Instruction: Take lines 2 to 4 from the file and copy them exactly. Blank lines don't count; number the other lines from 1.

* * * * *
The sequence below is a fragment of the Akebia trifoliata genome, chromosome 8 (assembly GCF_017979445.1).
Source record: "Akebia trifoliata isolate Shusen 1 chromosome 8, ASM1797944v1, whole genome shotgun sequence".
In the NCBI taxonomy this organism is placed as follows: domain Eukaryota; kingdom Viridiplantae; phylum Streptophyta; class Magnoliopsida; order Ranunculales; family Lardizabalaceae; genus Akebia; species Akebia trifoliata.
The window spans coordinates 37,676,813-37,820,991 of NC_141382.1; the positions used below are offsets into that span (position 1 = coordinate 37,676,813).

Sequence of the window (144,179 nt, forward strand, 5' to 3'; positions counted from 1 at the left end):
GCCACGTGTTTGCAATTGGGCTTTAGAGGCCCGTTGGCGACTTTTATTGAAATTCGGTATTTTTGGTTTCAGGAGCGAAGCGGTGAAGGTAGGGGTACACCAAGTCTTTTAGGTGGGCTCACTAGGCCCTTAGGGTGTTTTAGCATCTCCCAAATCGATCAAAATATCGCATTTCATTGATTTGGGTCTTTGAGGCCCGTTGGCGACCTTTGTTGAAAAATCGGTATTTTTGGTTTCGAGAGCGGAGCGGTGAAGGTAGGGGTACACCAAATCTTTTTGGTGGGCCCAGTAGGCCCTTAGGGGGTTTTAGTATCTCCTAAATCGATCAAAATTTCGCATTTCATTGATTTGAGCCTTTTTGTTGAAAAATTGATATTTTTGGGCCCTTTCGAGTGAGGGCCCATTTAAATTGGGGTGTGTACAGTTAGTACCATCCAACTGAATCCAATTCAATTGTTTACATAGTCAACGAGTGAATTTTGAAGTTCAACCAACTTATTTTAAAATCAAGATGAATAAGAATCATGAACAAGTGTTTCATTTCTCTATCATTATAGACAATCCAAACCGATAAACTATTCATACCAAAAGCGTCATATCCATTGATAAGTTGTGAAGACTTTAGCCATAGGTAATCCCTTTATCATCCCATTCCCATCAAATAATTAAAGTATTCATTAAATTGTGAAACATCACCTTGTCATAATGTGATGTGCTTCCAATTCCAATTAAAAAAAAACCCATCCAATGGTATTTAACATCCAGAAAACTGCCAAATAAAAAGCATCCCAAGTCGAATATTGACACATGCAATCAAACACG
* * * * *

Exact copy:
Source record: "Akebia trifoliata isolate Shusen 1 chromosome 8, ASM1797944v1, whole genome shotgun sequence".
In the NCBI taxonomy this organism is placed as follows: domain Eukaryota; kingdom Viridiplantae; phylum Streptophyta; class Magnoliopsida; order Ranunculales; family Lardizabalaceae; genus Akebia; species Akebia trifoliata.
The window spans coordinates 37,676,813-37,820,991 of NC_141382.1; the positions used below are offsets into that span (position 1 = coordinate 37,676,813).